Hardness of Projection Games

Dana Moshkovitz
Institute for Advanced Study
October 20, 2009

The PCP Theorem shows that any mathematical proof can be efficiently converted into a form that can be checked probabilistically by making only *two* queries to the proof, and performing a "projection test" on the answers. This means that the answer to the first query determines at most one satisfying answer to the second query.
If the proof is correct, the checking algorithm always accepts. On the other, the probability that the checking algorithm accepts a proof for an invalid statement (this is the "error" of the check), is small.

PCPs of Sub-Constant Error Via Derandomized Direct Product

Or Meir
The Weizmann Institute of Science
October 19, 2009

A PCP is a proof system in which the proofs that can be verified by a verifier that reads only a very small part of the proof. One line of research concerning PCPs is trying to reduce their soundness error (i.e., the probability of accepting false claims) as much as possible. In particular, using low-degree curves, it is possible to construct PCP verifiers that use only two queries and have soundness error that is an inverse poly-logarithmic function in the input length.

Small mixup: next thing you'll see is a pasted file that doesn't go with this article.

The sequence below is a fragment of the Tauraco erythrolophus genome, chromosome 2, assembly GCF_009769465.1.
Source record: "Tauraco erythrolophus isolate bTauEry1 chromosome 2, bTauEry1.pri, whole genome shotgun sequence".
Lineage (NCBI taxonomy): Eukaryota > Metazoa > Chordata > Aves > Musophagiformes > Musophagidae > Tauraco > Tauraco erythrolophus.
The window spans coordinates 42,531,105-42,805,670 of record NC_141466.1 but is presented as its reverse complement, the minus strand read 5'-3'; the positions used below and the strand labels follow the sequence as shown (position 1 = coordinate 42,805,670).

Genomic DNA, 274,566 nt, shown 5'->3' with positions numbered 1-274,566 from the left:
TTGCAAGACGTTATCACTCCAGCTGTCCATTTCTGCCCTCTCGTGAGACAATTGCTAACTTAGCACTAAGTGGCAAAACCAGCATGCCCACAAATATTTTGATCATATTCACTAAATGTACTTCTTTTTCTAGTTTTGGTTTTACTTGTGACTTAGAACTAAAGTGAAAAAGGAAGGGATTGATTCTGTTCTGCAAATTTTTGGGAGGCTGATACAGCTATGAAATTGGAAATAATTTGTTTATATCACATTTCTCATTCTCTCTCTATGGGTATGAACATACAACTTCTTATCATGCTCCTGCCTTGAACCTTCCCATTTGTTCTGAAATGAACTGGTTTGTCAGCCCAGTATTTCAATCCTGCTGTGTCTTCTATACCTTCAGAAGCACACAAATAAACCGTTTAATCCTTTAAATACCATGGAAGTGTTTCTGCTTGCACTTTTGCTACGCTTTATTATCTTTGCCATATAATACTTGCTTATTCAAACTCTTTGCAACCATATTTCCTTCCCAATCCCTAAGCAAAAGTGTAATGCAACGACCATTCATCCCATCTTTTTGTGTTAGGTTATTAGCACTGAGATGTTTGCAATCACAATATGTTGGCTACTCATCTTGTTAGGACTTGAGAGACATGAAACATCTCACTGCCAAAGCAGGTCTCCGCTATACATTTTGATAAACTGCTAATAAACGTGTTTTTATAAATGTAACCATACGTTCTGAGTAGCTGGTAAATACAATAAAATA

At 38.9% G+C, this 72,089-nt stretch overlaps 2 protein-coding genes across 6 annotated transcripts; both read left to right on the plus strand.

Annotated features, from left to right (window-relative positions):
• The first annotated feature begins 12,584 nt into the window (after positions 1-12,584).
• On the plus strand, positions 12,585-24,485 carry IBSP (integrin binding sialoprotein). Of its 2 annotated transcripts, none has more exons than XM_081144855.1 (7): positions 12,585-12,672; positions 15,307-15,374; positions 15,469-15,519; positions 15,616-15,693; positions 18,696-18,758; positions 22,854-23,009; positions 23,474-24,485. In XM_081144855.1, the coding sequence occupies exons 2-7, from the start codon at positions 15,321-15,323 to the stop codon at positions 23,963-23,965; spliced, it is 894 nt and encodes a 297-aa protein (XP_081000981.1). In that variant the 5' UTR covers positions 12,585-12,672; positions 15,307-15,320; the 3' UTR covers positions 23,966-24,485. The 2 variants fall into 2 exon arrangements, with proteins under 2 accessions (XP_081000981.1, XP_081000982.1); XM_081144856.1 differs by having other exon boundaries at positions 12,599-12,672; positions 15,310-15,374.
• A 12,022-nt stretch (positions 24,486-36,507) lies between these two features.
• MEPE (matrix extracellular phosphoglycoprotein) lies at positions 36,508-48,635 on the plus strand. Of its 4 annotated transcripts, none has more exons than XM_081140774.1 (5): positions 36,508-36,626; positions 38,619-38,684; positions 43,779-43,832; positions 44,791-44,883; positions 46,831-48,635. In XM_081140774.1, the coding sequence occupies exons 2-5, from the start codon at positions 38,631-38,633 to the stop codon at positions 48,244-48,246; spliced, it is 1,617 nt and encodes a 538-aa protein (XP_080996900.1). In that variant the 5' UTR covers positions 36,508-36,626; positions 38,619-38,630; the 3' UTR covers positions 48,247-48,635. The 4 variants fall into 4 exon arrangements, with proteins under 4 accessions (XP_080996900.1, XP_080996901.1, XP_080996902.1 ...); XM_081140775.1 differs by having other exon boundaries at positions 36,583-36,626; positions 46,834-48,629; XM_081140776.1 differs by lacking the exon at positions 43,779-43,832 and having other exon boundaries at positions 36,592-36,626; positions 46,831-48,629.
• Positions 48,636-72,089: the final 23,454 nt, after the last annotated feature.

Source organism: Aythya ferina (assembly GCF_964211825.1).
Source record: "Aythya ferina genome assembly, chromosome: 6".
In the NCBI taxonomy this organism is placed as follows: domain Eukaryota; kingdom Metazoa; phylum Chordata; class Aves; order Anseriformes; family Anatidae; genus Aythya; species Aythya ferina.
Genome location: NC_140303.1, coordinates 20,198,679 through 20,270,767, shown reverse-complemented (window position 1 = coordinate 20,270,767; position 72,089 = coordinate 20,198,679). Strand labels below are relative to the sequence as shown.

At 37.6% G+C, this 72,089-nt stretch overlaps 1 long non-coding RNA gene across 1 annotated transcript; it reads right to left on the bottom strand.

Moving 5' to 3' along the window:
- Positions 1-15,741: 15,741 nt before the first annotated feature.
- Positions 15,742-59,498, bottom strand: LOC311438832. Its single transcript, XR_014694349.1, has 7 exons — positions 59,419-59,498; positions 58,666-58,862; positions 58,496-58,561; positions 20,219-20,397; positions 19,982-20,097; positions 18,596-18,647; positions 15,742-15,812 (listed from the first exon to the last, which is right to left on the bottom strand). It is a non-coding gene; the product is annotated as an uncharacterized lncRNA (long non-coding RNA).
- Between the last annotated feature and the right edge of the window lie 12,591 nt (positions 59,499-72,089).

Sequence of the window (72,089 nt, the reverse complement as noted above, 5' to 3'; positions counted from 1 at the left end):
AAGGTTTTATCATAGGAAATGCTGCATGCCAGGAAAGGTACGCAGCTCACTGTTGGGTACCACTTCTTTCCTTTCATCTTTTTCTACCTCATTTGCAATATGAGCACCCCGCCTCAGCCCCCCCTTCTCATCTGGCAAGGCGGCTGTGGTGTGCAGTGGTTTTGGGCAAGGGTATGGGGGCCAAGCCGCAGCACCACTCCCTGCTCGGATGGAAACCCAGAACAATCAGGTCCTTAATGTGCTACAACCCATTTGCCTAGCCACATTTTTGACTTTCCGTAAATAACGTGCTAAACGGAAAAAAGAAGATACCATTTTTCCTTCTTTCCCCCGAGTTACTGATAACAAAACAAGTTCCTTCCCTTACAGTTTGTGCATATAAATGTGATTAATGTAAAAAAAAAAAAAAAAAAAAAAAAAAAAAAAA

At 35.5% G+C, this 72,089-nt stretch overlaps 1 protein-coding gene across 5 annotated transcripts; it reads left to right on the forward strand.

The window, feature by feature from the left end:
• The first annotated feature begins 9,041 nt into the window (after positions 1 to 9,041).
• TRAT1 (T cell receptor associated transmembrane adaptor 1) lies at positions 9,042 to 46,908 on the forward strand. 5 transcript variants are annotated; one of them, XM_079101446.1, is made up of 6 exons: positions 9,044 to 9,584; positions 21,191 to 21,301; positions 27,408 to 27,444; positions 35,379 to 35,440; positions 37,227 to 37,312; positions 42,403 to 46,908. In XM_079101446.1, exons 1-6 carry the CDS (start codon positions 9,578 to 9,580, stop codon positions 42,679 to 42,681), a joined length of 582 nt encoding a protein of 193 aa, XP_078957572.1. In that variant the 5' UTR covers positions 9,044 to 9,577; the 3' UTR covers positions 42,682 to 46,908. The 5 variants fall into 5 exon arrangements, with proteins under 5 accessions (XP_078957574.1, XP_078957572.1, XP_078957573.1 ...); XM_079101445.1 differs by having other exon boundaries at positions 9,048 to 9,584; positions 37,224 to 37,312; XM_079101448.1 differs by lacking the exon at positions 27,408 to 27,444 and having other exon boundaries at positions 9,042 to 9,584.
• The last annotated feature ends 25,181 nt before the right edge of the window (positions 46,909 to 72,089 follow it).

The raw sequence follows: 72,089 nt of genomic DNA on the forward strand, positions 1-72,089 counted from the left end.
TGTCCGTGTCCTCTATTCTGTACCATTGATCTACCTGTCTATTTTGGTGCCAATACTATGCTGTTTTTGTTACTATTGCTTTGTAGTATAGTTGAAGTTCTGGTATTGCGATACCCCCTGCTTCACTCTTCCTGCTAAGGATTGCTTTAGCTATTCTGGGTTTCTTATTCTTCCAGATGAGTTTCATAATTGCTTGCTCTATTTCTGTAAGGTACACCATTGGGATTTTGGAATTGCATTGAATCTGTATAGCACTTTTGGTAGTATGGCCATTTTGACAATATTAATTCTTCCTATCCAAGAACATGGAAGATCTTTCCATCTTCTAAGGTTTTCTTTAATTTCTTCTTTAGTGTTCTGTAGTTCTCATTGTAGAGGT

CSDM - On The Complexity of Circuit Satisfiability

Ramamohan Paturi
University of California at San Diego
October 12, 2009

We present a gap theorem regarding the complexity of the circuit satisfiability problem.
We prove that the success probability of deciding Circuit Satisfiability for deterministic
circuits with n variables and size m is either 2−n or 2−o(n) when restricted to probabilistic
circuit families {Cn,m} where the size of Cn,m is bounded by 2o(n)poly(m).

The Completeness of the Permanent

Amir Yehudayoff
Institute for Advanced Study
October 6, 2009

In his seminal work, Valiant defined algebraic analogs for the classes P and NP, which are known today as VP and VNP. He also showed that the permanent is VNP-complete (that is, the permanent is in VNP and any problem in VNP is reducible to it). We will describe the ideas behind the proof of this completeness of the permanent.

CSDM - Span Programs and Quantum Query Algorithms

Ben Reichardt
University of Waterloo
September 29, 2009

The general adversary bound is a lower bound on the number of input queries required for a quantum algorithm to evaluate a boolean function. We show that this lower bound is in fact tight, up to a logarithmic factor. The proof is based on span programs. It implies that span programs are an (almost) equivalent computational model to quantum query algorithms.